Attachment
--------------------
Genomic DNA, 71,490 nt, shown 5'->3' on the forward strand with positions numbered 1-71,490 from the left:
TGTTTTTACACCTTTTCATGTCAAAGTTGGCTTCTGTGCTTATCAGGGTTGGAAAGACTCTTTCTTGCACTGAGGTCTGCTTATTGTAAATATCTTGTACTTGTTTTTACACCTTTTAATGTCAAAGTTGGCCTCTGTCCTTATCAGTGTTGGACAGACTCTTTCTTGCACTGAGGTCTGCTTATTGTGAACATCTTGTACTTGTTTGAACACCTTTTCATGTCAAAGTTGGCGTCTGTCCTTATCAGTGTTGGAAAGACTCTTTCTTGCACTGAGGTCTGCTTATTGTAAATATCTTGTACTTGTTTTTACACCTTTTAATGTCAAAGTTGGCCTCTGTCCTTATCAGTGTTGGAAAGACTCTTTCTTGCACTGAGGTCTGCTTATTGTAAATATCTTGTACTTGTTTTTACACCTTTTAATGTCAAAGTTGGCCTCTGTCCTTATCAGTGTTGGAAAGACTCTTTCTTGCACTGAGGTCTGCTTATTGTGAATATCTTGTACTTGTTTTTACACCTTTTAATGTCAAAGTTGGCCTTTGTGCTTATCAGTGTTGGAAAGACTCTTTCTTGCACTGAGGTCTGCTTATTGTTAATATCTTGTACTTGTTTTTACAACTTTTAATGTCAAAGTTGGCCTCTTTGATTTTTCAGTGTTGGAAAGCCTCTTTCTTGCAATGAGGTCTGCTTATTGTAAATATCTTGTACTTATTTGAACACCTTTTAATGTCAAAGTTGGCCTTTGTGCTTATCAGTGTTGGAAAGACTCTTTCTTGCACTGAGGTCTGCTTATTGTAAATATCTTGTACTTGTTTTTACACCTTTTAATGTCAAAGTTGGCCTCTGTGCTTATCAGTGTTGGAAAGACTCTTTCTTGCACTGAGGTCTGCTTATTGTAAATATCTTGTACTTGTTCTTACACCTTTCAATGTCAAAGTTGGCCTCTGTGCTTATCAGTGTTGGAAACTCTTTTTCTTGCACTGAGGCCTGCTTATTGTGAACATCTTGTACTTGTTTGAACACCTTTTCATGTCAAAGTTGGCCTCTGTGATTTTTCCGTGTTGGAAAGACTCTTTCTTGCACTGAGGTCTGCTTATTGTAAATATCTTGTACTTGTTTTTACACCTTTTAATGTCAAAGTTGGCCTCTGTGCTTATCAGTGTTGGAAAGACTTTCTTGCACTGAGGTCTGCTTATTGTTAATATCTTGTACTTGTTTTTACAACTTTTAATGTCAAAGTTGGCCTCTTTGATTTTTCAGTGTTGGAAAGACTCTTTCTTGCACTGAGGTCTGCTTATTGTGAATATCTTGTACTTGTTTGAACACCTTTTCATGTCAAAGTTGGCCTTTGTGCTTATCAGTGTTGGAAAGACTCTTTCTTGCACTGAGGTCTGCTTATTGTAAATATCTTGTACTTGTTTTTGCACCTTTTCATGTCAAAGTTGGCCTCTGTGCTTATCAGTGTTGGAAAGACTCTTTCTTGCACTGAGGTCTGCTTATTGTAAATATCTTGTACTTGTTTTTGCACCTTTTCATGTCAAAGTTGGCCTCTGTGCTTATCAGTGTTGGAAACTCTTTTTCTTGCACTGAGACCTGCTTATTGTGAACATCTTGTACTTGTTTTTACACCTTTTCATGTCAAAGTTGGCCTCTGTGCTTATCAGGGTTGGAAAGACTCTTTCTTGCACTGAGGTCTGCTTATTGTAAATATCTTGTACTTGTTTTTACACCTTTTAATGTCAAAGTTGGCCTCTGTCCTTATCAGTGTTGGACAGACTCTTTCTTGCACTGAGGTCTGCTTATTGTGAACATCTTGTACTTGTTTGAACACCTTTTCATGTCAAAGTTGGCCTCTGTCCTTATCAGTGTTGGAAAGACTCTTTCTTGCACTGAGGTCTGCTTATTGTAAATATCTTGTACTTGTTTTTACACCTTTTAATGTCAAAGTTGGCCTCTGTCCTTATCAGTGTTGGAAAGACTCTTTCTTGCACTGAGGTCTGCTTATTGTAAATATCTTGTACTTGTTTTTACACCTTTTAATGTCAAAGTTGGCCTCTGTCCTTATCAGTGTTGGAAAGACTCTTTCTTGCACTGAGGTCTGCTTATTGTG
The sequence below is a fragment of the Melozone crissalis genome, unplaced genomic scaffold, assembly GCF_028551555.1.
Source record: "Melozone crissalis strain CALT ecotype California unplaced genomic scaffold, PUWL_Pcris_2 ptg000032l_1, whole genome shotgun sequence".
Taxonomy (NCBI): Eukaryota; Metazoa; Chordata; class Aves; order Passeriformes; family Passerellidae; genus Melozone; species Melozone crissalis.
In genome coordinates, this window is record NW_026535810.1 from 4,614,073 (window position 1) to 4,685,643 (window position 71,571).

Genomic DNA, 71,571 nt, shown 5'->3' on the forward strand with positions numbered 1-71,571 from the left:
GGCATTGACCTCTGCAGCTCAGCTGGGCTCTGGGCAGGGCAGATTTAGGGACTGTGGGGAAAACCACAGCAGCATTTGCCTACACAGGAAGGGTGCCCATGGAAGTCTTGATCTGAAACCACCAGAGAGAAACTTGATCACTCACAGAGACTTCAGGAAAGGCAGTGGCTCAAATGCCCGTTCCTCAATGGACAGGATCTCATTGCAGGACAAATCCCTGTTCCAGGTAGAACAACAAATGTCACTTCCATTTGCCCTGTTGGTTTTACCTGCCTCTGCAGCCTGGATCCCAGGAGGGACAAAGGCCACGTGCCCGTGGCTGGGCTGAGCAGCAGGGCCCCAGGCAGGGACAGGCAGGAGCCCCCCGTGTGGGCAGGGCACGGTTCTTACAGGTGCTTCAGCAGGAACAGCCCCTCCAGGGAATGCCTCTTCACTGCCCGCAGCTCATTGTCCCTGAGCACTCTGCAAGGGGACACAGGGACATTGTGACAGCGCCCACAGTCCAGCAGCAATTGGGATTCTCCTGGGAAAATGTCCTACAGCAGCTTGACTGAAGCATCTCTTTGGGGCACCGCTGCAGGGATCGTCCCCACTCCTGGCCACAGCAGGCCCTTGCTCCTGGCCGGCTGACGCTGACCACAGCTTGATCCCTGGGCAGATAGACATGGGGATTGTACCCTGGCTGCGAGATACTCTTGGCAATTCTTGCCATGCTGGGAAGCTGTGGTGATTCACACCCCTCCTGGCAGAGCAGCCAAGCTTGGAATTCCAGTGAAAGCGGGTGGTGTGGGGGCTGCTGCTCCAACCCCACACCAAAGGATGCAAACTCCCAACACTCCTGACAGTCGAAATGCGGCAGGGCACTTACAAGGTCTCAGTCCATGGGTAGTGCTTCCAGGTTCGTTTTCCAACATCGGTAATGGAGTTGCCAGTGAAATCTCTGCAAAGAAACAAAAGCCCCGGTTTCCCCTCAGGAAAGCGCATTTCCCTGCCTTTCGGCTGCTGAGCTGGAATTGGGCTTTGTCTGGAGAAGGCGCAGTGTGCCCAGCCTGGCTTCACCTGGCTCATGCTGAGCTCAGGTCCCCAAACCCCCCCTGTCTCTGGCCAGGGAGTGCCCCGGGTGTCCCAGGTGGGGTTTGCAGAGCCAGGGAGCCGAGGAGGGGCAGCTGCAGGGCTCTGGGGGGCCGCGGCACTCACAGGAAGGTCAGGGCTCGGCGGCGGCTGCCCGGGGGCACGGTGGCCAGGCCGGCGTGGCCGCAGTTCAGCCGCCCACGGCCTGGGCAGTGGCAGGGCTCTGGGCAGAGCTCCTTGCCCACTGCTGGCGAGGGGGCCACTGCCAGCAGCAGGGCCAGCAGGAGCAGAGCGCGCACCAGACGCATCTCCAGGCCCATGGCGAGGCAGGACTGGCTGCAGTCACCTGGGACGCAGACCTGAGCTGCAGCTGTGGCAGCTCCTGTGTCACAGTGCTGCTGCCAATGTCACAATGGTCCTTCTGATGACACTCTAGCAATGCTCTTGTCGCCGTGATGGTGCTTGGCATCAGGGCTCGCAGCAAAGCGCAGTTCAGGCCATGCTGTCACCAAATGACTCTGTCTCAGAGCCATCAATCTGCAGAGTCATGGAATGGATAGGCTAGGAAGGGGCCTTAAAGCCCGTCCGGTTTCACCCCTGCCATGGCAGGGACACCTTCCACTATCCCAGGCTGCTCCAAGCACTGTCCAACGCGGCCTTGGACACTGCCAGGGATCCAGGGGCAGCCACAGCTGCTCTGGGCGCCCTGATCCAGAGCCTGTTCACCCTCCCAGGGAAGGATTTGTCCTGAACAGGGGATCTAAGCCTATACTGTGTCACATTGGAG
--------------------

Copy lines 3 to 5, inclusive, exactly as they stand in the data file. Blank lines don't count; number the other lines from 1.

The sequence below is a fragment of the Melozone crissalis genome, unplaced genomic scaffold, assembly GCF_028551555.1.
Source record: "Melozone crissalis strain CALT ecotype California unplaced genomic scaffold, PUWL_Pcris_2 ptg000032l_1, whole genome shotgun sequence".
Taxonomy (NCBI): Eukaryota; Metazoa; Chordata; class Aves; order Passeriformes; family Passerellidae; genus Melozone; species Melozone crissalis.